The efforts of local bicycle activists to work with city officials to make New Orleans' streets safer for -- and more conducive to -- bicycling ("The Spokespeople," Sept. 23) are proceeding well, according to several involved. "We are very pleased with what the City Planning Commission has done thus far," says Musa Eubanks, a member of the Metro Bicycle Coalition, a recently formed group of bicyclists that meets with city planners working to overhaul the city's Transportation Plan. "Their initial response has been great and shows that they've really listened to us."
Construction of a bike path along Wisner Boulevard from City Park to the lake will begin soon using federal funding. A revised plan for bikes on city streets can be viewed on the city's Web site (www.new-orleans.la.us); purchased at the CBD Kinko's (762 St. Charles Ave.); or reviewed at three Orleans Parish library branches: Main (219 Loyola Ave.), Algiers Regional (3014 Holiday Drive) and New Orleans East (5641 Read Blvd.). This second draft of the transportation plan will be open for public input at five meetings organized by neighborhood during the month of January; city planners hope the plan will be finalized by late February.
Eubanks admits that some "disputes" remain, but bike activists applaud the CPC's work to this point. "They're not just giving us lip service," Eubanks says. "It seems like something they really want to accomplish."
Red, white and blue balloons greeted Edith "Toni" Balot, a 69-year-old local grandmother and former nun, as she left federal prison in Marianna, Fla., on July 4 after serving 90 days. Balot says the balloons symbolized the notion that "peace is patriotic," a belief that compelled her to cross onto the grounds of Ft. Benning in Columbus, Ga., in an act of civil disobedience during the annual School of the Americas protest ("Crossing the Line," Feb. 18).
Balot's stint in prison was part of a campaign to close the School of the Americas (now called the Western Hemisphere Institute for Security Cooperation) started by Lutcher native Father Roy Bourgeois. Protesters view a link between the school's training of Latin American police and military with numerous murders in the region, including the deaths of six American nuns and Bishop Oscar Romero in El Salvador in 1980.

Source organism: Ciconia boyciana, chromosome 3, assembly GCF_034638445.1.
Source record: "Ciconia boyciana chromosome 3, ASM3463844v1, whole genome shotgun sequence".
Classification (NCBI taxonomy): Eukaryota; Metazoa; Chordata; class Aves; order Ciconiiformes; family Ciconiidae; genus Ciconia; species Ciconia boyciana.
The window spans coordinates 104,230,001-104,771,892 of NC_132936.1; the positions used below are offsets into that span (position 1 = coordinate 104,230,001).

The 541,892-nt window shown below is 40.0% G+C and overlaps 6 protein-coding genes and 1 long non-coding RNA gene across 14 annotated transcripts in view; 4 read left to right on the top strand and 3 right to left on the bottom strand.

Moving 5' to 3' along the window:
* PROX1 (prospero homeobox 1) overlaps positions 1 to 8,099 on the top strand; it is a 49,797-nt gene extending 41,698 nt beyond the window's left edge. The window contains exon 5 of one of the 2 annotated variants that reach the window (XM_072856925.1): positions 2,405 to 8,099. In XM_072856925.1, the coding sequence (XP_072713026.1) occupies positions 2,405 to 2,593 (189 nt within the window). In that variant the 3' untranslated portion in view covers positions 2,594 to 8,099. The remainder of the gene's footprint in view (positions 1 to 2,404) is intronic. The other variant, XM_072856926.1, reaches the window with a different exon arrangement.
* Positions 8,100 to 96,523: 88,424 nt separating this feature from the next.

In jail, Balot received a constant stream of letters that she says "kept me going." After her release, she addressed students at Cabrini High School as well as a "Theology on Tap" meeting, a happy-hour gathering geared toward young Catholics. Otherwise, she says, she's been "debriefing and sharing, and even going fishing, spending time with God and grandchildren, relatives and friends." Balot is also considering a lifetime commitment to join a "contemplative" Catholic order in the mountains of Latin America and teaching about what she describes as "the harshness and unfairness of drug-law sentencing," based on her experience in jail with fellow prisoners.
And in November, Balot once again made the six-hour trek to Georgia for the School of the Americas protest with members of local Catholic groups, ranks of which "have grown in number and in focus," she says.
Putting Patricia Clarkson on our cover as Big Easy Entertainment Awards' Entertainer of the Year was a no-brainer ("In Character," April 15). The pride of Algiers had been in, and was going to be in, so many TV and film projects that you needed separate issues of TV Guide and Movieline just to keep up with her. When she earned the honor last spring, Clarkson had already snared an Emmy for her guest appearance in HBO's critically acclaimed Six Feet Under and received a special acting award at the Sundance Film Festival for appearances in films including All the Real Girls. (She had, according to insiders, just missed out on an Oscar nomination for Best Supporting Actress for her work in last year's Far From Heaven.)